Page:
Pension Application for Philip Failing


State of New York
Steuben County SS
On this sixteenth day of October one thousand eight hundred and thirty two personally appeared in open court before the Court of Common Pleas of the said county now sitting Phillip Failing a resident of the county and state aforesaid aged sixty seven years and upwards who being first duly sworn according to law doth on his oath make the following declarations in order to obtain the benefits of the Act of Congress passed June 7, 1832 that he entered the service of the United States under the following named officers and served as herein stated.

That in the summer of the year 1779 he entered a company stationed at Palatine in the then County of Tryon now Montgomery where he had previously resided, that the said company was Commanded by a Capt. Christian House and was attached to a Regiment Commanded by Col. Jacob Klock, that he entered said Company at first as a substitute and that he served in said three successive weeks that one of said weeks he was a substitute for Jacob Failing, in three of said weeks as a substitute for Conrad Heliker and the third week as a substitute for Yari Laper that during the third of said term of three weeks he remained at the said Town of Palatine and was engaged together with the said company in scouting the County of Tryon with a view of cleaning it of Indians and Tories by whom it was at that time very much infested.

That after the said time had expired he terminated in his place of residence in the said Town of Palatine until sometime in the Spring or Summer in year 1780 when he was engaged from time to time in the said County of Tryon under the Command of the said Capt. House as the service of the County remained without any regular settlements.

That he was some of this engaged in scouting under the Command of the said Capt. Over two or three or more days as he was from time to time reprised, that he was at times engaged in the said last mentioned service until the month of June in the years aforesaid when he enlisted in a Company Commanded by Captain John Bigbread which was attached to the regiment commanded by a Col. DuBois as he thinks that his recollection as to the name of the Colo. Is indistinct that the said Regiment was under the Command of General Van Rensselaer that said enlistment was for the term of four months, that he remained with the said company at Palatine aforesaid sometime when he was detached with about twenty soldiers to drive some cattle to the German Flatts now Herkimer for the support of the forces there stationed at the latter place that on the evening of their arrival at Herkimer they received orders to go up the Mohawk the next morning for the purpose of guiding? the boats then passing up that river to Fort Stanwix with the provisions for that place that there was no commissioned officers with that part of the company to which he belonged then at Herkimer and the men refused to obey the said orders except himself and one other supposing they were not bound to do so and returned to Palatine and rejoined the said Company.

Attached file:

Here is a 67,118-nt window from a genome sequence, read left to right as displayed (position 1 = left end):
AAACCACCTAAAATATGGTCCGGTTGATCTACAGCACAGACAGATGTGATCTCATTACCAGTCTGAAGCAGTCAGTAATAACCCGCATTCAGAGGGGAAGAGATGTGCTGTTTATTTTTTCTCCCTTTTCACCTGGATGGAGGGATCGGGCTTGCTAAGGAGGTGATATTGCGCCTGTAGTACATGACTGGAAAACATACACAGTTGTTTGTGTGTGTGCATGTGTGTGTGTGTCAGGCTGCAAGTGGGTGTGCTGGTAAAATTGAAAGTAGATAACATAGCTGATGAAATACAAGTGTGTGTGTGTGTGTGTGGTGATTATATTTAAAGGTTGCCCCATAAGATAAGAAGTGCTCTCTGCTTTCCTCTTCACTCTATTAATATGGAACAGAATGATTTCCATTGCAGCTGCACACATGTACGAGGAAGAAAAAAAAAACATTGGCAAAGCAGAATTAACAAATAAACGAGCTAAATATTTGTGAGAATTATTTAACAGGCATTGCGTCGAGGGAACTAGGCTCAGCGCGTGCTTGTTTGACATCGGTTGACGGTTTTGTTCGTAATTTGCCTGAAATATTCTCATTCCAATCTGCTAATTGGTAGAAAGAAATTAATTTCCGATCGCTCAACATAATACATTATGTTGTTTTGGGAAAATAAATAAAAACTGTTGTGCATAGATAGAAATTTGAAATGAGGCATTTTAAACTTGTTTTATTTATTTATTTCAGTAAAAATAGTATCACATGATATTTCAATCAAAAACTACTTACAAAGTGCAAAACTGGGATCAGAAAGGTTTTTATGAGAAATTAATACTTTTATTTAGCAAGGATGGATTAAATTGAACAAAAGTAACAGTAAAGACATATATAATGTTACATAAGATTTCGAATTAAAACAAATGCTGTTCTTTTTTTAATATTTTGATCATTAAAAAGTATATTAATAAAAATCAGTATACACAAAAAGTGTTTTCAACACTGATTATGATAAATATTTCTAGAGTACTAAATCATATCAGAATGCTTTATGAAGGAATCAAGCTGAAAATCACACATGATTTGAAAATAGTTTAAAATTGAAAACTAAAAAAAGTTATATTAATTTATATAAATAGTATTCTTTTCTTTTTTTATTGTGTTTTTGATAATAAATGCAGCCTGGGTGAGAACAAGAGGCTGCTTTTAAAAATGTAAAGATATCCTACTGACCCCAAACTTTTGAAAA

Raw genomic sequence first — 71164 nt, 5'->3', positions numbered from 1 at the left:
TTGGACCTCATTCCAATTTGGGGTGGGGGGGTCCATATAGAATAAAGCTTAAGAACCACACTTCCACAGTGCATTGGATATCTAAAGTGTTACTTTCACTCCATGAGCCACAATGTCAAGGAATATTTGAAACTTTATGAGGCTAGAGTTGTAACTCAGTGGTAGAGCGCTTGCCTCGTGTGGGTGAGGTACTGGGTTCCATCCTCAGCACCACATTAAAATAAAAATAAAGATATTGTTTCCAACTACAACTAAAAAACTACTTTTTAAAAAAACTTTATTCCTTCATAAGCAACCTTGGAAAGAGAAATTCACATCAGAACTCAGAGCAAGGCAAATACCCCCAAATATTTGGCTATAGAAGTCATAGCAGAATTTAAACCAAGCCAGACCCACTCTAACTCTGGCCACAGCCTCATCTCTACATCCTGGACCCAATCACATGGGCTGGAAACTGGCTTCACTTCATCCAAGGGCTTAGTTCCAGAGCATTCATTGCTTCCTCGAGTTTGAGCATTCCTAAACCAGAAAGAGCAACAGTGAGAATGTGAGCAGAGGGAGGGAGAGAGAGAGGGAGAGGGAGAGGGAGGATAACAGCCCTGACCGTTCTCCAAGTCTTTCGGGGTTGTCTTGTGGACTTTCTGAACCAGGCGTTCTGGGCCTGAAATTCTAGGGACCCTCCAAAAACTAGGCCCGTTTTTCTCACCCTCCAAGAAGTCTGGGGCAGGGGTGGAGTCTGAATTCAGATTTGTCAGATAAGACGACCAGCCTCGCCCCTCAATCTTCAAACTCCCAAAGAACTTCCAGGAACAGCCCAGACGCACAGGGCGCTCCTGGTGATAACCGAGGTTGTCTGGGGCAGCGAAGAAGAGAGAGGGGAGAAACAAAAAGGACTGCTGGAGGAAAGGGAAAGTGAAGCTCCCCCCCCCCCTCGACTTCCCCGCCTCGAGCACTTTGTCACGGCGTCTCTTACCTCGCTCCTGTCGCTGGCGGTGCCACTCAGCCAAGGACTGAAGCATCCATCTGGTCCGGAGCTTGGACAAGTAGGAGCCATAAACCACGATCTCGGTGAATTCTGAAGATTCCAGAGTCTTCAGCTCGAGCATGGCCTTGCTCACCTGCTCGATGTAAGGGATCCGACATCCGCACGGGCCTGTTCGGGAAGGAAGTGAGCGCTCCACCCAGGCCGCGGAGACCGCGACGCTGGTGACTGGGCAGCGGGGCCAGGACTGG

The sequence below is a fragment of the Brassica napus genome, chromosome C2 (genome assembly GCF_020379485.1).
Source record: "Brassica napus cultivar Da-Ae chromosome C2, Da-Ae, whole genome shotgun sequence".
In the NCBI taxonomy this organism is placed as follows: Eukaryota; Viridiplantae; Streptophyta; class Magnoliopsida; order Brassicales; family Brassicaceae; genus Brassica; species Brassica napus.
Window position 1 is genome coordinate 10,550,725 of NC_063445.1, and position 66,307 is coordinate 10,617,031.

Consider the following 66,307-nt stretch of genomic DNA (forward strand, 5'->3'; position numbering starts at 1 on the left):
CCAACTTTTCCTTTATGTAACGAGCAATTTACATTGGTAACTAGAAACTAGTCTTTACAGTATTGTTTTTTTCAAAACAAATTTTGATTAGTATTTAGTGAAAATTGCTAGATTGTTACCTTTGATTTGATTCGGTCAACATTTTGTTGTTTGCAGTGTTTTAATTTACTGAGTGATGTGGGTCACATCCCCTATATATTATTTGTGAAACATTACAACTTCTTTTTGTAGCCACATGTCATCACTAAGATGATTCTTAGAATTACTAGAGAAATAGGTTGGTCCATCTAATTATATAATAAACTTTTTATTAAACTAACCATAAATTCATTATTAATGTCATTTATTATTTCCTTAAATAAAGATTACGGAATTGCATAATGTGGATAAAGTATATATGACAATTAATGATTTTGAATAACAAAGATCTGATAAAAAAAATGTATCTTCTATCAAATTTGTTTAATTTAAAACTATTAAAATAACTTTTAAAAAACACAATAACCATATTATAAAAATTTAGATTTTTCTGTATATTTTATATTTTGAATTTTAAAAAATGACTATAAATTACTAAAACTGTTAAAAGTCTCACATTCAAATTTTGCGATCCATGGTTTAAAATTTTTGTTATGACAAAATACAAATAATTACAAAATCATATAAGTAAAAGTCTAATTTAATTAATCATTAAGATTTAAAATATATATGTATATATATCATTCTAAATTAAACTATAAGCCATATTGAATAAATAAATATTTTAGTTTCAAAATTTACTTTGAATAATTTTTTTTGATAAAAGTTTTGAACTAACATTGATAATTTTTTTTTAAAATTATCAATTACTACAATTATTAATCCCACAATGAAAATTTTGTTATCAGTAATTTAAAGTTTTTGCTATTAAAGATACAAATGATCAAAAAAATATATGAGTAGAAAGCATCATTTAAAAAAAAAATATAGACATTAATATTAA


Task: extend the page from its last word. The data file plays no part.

That he with one other person of said company in pursuance of the said orders marched with other forces up the river on the service aforesaid, that they continued their march until about three o’clock of that day when they discovered the enemy consisting of about 700 Indians and Tories who were scattered through the woods around them. That they remained at the place where they discovered the said enemy for about ten days behind a small breastwork thrown up for that purpose that at the expiration of the said ten days they were relieved by a body of five or six hundred more under the immediate Command of Gen. Van Rensselaer, that in the said body was the company to which he was originally attached and which he rejoined at that place. That upon such reinforcement arriving the enemy retreated and the whole force under the Command of Gen. Van Rensselaer marched to Fort Stanwix that after delivering the said provisions they returned immediately to Palatine that he remained at and about Palatine some time when they moved to Herkimer where they lay several weeks and until the enemy returned in considerable force to Stone Arabia within the bounds of the said Town of Palatine that they then received orders to march for that place to the relief of Col. Brown then stationed there and immediately started for that place where they arrived the following day in the afternoon, that on the forenoon of the day of their arrival, Col. Brown had attacked the enemy and was entirely defeated and was himself killed. That on their arrival they pursued the enemy and overtook them near the Mohawk, engaged them and completely defeated them, driving them through the Mohawk and retook from them all the cattle and provisions they had seized and captured one cannon which they had with them and returned to Herkimer where her remained until his discharge. That during the said period he was part of the time under the Command of a Major Penscoter that he served a half month over the time for which he originally enlisted owing to the unsettled state of the County that he did not when he was discharged as aforesaid receive a written discharge.